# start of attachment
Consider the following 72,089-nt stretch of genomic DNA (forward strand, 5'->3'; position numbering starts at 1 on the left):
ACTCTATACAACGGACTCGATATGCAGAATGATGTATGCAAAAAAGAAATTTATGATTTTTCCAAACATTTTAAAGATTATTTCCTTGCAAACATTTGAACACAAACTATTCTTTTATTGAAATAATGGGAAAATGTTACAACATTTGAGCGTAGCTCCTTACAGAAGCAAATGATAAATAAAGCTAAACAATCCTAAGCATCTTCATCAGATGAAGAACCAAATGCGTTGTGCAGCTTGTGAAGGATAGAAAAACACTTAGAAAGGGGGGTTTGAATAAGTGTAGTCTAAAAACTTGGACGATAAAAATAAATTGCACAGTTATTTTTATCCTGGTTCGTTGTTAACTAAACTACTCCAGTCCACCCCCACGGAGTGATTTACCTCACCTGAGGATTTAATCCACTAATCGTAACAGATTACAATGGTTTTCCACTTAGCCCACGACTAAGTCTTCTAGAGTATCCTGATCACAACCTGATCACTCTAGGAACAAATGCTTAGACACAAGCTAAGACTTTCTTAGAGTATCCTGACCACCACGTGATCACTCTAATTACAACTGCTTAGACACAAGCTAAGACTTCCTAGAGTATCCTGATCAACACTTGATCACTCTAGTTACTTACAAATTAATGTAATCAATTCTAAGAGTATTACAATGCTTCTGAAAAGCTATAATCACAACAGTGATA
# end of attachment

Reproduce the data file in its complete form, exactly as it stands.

Consider the following 72,089-nt stretch of genomic DNA (forward strand, 5'->3'; position numbering starts at 1 on the left):
ACTCTATACAACGGACTCGATATGCAGAATGATGTATGCAAAAAAGAAATTTATGATTTTTCCAAACATTTTAAAGATTATTTCCTTGCAAACATTTGAACACAAACTATTCTTTTATTGAAATAATGGGAAAATGTTACAACATTTGAGCGTAGCTCCTTACAGAAGCAAATGATAAATAAAGCTAAACAATCCTAAGCATCTTCATCAGATGAAGAACCAAATGCGTTGTGCAGCTTGTGAAGGATAGAAAAACACTTAGAAAGGGGGGTTTGAATAAGTGTAGTCTAAAAACTTGGACGATAAAAATAAATTGCACAGTTATTTTTATCCTGGTTCGTTGTTAACTAAACTACTCCAGTCCACCCCCACGGAGTGATTTACCTCACCTGAGGATTTAATCCACTAATCGTAACAGATTACAATGGTTTTCCACTTAGCCCACGACTAAGTCTTCTAGAGTATCCTGATCACAACCTGATCACTCTAGGAACAAATGCTTAGACACAAGCTAAGACTTTCTTAGAGTATCCTGACCACCACGTGATCACTCTAATTACAACTGCTTAGACACAAGCTAAGACTTCCTAGAGTATCCTGATCAACACTTGATCACTCTAGTTACTTACAAATTAATGTAATCAATTCTAAGAGTATTACAATGCTTCTGAAAAGCTATAATCACAACAGTGATA